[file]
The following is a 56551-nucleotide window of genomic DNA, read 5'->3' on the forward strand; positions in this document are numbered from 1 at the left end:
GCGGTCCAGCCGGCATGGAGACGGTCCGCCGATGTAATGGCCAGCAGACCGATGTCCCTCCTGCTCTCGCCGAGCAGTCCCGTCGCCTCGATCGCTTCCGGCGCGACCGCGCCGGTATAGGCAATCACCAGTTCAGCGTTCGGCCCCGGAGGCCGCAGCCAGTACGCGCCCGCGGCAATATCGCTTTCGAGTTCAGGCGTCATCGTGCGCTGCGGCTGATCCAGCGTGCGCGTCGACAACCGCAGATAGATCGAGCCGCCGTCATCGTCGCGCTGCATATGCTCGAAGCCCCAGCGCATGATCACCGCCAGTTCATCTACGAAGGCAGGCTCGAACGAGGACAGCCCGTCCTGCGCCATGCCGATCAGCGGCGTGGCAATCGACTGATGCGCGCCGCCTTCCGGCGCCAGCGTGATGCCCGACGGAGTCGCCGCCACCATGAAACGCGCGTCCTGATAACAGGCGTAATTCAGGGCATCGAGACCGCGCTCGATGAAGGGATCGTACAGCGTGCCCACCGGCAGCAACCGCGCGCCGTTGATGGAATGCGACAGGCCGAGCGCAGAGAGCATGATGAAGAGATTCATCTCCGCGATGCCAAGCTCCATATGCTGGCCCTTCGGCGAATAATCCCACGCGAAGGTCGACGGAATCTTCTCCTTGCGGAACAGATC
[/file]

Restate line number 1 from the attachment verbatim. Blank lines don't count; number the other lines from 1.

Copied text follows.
The following is a 56551-nucleotide window of genomic DNA, read 5'->3' on the forward strand; positions in this document are numbered from 1 at the left end: